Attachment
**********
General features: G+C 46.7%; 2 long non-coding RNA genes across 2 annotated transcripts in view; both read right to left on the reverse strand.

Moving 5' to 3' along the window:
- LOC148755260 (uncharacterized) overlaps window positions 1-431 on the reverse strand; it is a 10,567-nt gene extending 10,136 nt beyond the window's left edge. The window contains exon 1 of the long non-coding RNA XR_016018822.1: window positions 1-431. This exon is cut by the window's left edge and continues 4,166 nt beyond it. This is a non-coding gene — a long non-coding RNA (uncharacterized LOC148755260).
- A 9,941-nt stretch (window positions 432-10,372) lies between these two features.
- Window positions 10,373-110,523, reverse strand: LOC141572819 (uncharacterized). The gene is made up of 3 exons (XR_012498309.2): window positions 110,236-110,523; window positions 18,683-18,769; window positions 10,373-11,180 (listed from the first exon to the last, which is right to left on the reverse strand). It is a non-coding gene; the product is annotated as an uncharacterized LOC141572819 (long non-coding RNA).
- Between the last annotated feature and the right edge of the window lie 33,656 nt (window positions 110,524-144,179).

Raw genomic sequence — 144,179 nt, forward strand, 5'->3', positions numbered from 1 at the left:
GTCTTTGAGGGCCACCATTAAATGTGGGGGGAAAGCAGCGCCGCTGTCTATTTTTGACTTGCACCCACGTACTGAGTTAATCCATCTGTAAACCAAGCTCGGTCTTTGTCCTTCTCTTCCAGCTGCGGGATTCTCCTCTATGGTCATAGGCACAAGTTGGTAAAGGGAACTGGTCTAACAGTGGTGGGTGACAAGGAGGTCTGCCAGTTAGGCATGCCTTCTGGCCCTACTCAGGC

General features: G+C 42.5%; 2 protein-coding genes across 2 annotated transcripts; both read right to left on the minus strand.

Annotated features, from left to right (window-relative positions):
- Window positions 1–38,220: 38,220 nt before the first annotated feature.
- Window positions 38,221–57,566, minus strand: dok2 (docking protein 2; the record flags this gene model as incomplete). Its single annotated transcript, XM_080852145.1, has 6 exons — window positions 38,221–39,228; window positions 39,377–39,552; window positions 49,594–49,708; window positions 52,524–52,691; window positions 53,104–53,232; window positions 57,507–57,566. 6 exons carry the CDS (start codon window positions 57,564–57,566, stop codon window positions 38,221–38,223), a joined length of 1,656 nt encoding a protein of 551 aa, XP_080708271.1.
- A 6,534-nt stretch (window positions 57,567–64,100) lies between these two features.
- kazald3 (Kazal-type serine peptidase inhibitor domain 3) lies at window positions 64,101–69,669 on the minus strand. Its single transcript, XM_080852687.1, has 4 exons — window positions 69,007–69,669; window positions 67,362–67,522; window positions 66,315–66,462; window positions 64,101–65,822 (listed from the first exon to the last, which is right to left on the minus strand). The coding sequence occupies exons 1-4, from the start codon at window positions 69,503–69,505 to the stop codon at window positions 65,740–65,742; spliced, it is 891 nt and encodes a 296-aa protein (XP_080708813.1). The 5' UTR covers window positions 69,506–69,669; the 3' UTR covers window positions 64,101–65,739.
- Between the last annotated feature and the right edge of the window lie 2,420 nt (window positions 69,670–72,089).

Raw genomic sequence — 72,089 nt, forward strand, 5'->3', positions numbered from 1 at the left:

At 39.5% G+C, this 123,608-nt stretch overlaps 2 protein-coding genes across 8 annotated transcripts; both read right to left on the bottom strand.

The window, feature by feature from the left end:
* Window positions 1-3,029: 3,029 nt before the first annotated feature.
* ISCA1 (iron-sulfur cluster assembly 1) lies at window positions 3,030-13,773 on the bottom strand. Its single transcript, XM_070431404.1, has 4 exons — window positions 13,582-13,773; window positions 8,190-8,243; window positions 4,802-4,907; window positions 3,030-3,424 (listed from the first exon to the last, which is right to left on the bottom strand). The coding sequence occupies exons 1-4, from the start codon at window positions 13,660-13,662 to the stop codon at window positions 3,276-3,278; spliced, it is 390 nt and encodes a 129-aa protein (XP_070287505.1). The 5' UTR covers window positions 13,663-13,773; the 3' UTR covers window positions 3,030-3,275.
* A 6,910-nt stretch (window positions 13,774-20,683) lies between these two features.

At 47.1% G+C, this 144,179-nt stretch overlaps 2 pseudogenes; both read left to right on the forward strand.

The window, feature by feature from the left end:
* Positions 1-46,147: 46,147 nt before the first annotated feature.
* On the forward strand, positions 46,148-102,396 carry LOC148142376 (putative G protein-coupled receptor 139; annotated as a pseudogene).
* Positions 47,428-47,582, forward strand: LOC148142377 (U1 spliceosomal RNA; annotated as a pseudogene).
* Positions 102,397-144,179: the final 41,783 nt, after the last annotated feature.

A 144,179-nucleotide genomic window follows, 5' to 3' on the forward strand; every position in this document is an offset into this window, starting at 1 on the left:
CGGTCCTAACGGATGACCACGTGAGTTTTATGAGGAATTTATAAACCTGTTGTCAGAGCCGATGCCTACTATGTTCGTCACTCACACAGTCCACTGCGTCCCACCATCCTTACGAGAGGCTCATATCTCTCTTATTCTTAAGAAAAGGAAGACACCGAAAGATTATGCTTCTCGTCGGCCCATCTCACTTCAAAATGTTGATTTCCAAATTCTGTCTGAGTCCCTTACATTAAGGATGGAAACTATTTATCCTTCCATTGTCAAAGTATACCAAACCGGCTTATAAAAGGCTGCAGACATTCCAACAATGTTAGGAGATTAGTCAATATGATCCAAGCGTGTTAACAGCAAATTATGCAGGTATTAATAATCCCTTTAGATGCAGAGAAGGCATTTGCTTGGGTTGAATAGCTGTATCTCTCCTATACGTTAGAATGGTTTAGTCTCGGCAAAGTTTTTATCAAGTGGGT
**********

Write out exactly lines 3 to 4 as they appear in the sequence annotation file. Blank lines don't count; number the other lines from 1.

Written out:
- LOC148755260 (uncharacterized) overlaps window positions 1-431 on the reverse strand; it is a 10,567-nt gene extending 10,136 nt beyond the window's left edge. The window contains exon 1 of the long non-coding RNA XR_016018822.1: window positions 1-431. This exon is cut by the window's left edge and continues 4,166 nt beyond it. This is a non-coding gene — a long non-coding RNA (uncharacterized LOC148755260).
- A 9,941-nt stretch (window positions 432-10,372) lies between these two features.